Los Angeles, California.- More than 200 young “dreamers” anxiously await the approval of a special permit to travel to Mexico in order to complete an academic year, visit relatives they have not seen for years, and meet again. with its roots.
Divided into five groups, the young beneficiaries of the Deferred Action for Childhood Arrivals (DACA) program, wait for the federal government to approve their advance reentry permits, known as “Advance Parole”, to travel in the program organized by the Center of California-Mexico Studies (CMSC).
For Mayra Garibo, a young Mexican DACA recipient, this trip marks an important closure in her life and has deep emotional motives.
Mayra was preparing to travel on a similar course at the end of 2017 when the government of then-President Donald Trump suspended the dreamer’s program and consequently did not grant travel permits.
In January 2018, Mayra’s father died in Mexico and despite insistent requests, the young woman did not obtain a permit to travel, neither to the funeral nor later.
“We have fought so much for that permission and finally I will have the opportunity to say goodbye to my father, go to his grave and close that chapter,” Mayra said in an interview with Efe.
“What I have been doing all this time is fighting to obtain this permit, so for me, it is a very great opportunity,” said the young woman, who currently works coordinating the CMSC groups that will travel since May.
For the university professor Armando Vázquez Ramos, creator and director of CMSC and the Study Abroad Program, this is a very special opportunity for many young people who, since they arrived in the United States as children, have not been able to visit their country of origin again.
“A fundamental requirement of the program is to write a ten-page essay that reflects the experience of his return to Mexico,” said Vázquez Ramos in statements to Efe.
“We want to publish the stories of the lives of these young people and later we plan to integrate them into a documentary,” added the academic, assuring that “in the entire country there is no other organization that gives dreamers this opportunity to travel to their country.”.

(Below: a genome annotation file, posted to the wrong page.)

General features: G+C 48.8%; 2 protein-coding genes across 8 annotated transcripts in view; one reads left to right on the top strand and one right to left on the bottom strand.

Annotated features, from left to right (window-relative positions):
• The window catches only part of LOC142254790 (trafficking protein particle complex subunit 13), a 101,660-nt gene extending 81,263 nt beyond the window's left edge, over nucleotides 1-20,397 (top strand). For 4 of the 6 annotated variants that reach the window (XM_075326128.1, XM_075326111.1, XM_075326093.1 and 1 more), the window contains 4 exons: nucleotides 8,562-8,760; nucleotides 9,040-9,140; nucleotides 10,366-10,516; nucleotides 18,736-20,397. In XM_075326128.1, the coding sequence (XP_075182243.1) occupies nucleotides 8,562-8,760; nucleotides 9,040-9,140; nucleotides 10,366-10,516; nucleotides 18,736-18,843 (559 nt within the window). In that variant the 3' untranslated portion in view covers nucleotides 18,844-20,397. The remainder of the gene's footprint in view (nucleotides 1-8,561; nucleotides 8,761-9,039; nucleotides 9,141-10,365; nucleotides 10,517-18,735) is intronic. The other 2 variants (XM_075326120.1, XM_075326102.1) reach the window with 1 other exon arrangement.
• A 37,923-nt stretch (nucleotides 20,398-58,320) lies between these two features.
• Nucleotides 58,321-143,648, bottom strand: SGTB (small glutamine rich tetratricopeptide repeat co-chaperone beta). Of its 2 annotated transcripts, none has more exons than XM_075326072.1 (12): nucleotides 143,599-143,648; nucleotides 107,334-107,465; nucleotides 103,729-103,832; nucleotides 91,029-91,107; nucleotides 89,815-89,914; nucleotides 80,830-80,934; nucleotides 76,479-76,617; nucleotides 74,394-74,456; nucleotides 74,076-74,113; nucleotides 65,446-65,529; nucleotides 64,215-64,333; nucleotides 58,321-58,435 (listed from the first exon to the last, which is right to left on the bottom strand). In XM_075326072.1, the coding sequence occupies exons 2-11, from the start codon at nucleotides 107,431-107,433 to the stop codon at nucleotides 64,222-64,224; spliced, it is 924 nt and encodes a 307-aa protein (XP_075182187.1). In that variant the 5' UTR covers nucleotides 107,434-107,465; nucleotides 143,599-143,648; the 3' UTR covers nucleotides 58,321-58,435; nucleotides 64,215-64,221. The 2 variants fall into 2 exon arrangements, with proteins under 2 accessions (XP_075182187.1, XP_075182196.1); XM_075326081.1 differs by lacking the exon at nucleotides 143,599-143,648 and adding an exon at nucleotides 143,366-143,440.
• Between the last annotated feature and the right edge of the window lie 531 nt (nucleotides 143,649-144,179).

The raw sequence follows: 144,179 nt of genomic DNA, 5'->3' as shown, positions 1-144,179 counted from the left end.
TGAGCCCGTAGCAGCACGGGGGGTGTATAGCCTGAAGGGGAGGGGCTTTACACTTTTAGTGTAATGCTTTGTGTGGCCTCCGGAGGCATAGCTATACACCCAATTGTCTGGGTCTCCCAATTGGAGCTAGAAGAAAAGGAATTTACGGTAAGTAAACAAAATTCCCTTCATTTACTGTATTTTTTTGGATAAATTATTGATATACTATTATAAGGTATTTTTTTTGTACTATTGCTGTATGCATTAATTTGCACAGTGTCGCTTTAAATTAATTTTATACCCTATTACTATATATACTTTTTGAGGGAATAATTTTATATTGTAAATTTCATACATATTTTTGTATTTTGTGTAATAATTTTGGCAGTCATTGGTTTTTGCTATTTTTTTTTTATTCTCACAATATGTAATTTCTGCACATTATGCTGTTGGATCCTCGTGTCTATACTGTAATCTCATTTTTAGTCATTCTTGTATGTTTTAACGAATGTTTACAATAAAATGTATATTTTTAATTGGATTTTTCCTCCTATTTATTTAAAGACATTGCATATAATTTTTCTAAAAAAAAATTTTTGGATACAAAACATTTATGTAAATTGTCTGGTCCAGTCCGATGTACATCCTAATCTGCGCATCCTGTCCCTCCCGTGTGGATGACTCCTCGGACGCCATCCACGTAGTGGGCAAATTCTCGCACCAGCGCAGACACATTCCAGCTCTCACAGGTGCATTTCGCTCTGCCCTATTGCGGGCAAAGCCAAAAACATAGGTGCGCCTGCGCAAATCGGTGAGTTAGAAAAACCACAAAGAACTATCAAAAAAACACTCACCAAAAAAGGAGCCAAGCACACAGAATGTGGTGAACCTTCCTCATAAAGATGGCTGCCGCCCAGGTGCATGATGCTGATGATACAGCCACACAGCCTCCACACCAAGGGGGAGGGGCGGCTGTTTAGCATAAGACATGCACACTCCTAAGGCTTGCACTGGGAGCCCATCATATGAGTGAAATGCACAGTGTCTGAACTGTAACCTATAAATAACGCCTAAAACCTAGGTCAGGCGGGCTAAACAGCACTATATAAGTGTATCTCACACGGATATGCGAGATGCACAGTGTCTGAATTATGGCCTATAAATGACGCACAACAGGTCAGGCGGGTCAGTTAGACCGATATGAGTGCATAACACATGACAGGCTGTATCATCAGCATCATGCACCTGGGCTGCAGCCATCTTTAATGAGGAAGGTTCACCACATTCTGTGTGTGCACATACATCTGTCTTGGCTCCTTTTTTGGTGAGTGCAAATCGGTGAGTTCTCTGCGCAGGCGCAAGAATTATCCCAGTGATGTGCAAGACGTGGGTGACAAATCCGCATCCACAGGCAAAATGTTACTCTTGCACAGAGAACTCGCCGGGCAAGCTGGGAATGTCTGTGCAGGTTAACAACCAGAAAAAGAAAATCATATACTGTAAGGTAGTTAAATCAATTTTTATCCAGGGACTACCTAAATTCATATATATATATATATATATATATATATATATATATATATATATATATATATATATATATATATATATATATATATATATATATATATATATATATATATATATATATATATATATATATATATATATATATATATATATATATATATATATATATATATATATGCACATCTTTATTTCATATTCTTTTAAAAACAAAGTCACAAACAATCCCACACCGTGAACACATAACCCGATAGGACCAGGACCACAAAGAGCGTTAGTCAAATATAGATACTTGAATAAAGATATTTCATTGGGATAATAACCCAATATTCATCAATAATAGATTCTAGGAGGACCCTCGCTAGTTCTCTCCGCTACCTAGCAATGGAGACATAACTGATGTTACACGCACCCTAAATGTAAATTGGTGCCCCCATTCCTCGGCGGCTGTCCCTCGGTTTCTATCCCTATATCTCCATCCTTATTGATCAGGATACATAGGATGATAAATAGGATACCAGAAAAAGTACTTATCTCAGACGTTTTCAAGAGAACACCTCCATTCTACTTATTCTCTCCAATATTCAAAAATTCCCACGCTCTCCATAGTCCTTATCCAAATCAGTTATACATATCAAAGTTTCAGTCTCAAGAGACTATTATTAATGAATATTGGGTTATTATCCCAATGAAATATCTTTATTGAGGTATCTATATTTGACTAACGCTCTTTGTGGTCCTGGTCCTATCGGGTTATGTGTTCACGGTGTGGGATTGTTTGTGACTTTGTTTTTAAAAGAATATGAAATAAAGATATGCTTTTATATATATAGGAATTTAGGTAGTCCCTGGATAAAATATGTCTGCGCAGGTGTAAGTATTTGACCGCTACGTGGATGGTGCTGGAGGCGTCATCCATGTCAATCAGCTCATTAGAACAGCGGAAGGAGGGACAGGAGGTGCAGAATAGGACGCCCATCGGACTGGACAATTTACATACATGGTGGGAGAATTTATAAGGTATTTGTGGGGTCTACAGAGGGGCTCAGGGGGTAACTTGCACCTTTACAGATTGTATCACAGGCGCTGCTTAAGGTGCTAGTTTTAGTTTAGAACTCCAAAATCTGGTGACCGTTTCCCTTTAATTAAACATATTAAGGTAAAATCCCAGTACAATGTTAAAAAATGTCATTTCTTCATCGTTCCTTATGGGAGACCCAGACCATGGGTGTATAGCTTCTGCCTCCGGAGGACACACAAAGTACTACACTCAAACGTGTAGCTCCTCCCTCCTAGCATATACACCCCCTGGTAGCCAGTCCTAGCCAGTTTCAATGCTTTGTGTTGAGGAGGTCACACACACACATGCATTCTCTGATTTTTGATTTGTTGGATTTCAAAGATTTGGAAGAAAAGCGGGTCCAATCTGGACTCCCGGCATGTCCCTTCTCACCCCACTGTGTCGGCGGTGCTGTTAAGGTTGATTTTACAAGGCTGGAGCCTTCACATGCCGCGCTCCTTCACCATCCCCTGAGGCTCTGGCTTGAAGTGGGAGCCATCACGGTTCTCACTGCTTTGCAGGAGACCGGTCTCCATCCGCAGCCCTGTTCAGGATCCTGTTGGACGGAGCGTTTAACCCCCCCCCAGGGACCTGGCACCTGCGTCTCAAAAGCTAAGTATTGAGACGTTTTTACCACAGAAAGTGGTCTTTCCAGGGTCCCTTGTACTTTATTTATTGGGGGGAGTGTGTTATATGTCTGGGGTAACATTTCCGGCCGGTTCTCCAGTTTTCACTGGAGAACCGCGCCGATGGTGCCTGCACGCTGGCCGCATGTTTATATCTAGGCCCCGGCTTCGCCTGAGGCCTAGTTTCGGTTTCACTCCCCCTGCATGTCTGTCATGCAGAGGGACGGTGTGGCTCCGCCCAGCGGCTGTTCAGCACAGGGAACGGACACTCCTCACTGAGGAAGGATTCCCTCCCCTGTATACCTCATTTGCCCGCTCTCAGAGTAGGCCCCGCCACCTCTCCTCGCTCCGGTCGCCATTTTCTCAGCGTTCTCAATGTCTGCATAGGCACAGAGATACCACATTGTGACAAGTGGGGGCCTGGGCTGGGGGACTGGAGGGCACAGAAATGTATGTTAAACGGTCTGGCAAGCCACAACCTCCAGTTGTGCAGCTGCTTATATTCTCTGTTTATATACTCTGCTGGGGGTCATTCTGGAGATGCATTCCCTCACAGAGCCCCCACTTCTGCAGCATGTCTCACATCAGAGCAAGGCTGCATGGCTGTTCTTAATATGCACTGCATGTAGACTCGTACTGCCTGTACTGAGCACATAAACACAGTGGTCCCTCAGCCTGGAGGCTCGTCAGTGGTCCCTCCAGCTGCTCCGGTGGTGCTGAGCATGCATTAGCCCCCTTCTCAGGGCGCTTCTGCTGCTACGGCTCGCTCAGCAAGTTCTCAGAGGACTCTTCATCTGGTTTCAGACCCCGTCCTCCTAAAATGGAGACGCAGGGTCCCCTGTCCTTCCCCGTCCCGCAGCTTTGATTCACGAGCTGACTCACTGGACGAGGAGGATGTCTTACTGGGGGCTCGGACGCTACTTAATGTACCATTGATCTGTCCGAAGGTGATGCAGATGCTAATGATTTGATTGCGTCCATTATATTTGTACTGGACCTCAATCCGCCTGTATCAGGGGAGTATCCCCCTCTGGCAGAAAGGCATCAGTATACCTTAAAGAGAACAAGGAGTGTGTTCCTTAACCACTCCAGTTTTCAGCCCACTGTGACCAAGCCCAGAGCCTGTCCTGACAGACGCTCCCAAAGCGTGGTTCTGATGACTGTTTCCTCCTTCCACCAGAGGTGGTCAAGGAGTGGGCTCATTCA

At the moment there are 85 young people who, divided into two groups, make up the Winter Program and plan to travel at the end of May, explained to Efe Lidiet Arévalo, a young Salvadoran recipient of DACA, executive assistant, and multimedia director of CMSC.
Another 141 youth applied for the Summer Program and are scheduled to travel in three groups between July 15 and August 22.
TO THE REUNION WITH THE ORIGINS
For Carlos Eduardo Cornejo, one of the dreamers who have been accepted into the first CMSC group that will leave Los Angeles on May 15 and will return on June 20, it represents a great illusion to go to know the country where he was born.
“It is a really very internal expectation: I want to reconnect with a part of my origin that is an essence of me, and together with it I will be able to see everything with a broader dynamic,” said Cornejo, who in a few months will obtain a degree in psychology.
The young man, born in Guadalajara, Jalisco state, was brought by his parents to the United States more than 21 years ago when he was one and a half years old. However, he learned to speak Spanish perfectly and inherited another fundamental trait in his family: music.
Cornejo has worked with a mariachi while continuing his academic studies, and the opportunity to go to Mexico “to be able to share my story with all my cousins and my family” fills him with emotion.
Itzel Pérez, originally from the state of Puebla, traveled in 2016 on a similar program from New York and now hopes to return to her native Mexico.
“I return grateful. It is a good opportunity to see my family again and it is also a victory; It is further proof that young immigrants are an essential part of this country, ”said Pérez, who works with the American Friends Service Committee, an organization that defends the rights of immigrants.
For this activist who was part of the groups of dreamers who campaigned intensively before federal legislators in Washington to ask for the reopening of DACA and the approval of the Advance Parole, traveling to her country again gives her hope for immigration reform.
“We are part of America (United States), like it or not. As a result of this pandemic (of covid-19), it has been seen that many dreamers are essential workers. Without us the country falls and even so they have not given us citizenship ”, claimed the activist.
The DACA program was created in June 2012 by an administrative decree of then-President Barack Obama and suspended by the Government of Donald Trump in September 2017 as unconstitutional.
By court order, as of December 4, 2020, the program again began accepting renewals and Advanced Parole requests, among other benefits.
On January 20, 2021, newly inaugurated President Joe Biden reinstated DACA through an executive order.
An immigration reform bill presented by Biden to Congress offers, among other things, a definitive path to citizenship for dreamers.